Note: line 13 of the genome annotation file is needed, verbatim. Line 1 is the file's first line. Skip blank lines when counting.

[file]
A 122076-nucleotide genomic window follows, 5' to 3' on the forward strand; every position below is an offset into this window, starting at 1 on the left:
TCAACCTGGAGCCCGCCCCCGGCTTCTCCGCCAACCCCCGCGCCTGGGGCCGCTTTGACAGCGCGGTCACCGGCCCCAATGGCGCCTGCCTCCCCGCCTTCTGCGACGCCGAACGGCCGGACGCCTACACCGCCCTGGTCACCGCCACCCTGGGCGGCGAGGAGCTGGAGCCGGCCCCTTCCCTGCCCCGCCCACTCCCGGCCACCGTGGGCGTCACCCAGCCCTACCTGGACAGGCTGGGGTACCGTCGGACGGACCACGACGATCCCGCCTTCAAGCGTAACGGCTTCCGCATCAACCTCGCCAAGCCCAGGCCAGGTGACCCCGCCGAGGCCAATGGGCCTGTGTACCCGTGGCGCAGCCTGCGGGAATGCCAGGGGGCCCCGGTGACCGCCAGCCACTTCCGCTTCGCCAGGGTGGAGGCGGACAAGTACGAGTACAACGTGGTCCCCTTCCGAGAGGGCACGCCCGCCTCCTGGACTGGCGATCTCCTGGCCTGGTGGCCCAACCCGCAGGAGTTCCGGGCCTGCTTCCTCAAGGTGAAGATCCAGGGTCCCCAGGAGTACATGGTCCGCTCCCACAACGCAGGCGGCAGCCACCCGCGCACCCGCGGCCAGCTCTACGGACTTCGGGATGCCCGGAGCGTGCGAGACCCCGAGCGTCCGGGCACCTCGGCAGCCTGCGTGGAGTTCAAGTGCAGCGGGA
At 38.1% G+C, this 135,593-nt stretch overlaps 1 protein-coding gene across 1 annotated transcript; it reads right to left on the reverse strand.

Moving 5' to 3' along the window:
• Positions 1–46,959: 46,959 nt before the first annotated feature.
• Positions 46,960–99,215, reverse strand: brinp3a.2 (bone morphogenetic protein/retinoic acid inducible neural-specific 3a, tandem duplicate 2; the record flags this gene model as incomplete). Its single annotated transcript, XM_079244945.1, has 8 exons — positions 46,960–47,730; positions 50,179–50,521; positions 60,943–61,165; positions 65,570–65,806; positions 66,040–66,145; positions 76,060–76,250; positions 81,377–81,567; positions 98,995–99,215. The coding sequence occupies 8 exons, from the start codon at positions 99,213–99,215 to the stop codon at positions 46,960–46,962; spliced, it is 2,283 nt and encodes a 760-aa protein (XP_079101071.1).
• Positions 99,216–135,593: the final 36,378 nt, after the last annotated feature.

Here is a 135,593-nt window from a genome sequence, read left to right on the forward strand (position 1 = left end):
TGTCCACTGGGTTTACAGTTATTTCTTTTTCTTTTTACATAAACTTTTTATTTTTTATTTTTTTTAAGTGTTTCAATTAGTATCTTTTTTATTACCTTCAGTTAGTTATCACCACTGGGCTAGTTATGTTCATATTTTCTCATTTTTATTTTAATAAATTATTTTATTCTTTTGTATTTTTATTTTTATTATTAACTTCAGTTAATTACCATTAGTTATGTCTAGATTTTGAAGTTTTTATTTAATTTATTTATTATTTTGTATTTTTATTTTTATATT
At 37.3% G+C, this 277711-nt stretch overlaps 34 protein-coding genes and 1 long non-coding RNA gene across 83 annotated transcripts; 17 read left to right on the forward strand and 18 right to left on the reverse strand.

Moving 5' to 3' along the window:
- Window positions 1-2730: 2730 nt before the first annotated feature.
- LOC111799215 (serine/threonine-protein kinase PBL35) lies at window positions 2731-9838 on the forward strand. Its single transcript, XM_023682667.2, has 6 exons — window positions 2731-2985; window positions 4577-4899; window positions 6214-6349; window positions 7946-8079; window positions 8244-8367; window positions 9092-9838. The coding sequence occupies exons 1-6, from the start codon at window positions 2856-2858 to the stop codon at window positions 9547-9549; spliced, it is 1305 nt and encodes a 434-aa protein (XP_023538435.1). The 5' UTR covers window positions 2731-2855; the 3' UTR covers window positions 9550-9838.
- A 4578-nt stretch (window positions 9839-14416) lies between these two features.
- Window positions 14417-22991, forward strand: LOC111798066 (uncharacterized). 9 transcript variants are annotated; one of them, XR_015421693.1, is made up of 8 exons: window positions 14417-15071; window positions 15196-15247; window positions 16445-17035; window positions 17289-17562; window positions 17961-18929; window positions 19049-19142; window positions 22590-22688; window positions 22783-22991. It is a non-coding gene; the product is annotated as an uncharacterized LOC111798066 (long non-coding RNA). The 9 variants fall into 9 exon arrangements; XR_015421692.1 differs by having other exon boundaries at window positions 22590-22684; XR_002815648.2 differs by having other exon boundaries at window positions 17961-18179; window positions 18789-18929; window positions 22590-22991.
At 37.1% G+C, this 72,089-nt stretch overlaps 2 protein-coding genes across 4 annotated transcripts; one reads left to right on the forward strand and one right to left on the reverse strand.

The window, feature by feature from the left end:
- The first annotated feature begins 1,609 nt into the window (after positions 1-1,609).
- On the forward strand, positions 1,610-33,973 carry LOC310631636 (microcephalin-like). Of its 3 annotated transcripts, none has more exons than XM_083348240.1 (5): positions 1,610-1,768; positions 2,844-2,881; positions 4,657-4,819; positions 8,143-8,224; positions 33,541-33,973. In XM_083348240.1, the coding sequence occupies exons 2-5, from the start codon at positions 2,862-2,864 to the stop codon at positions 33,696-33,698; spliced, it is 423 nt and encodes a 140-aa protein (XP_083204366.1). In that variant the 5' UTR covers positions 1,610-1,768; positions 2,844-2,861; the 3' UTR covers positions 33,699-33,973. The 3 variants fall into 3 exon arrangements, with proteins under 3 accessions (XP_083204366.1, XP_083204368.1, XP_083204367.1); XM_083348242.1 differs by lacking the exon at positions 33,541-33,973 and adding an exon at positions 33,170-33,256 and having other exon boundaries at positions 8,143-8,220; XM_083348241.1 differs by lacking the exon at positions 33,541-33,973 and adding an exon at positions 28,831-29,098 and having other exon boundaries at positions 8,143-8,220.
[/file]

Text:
- LOC111799215 (serine/threonine-protein kinase PBL35) lies at window positions 2731-9838 on the forward strand. Its single transcript, XM_023682667.2, has 6 exons — window positions 2731-2985; window positions 4577-4899; window positions 6214-6349; window positions 7946-8079; window positions 8244-8367; window positions 9092-9838. The coding sequence occupies exons 1-6, from the start codon at window positions 2856-2858 to the stop codon at window positions 9547-9549; spliced, it is 1305 nt and encodes a 434-aa protein (XP_023538435.1). The 5' UTR covers window positions 2731-2855; the 3' UTR covers window positions 9550-9838.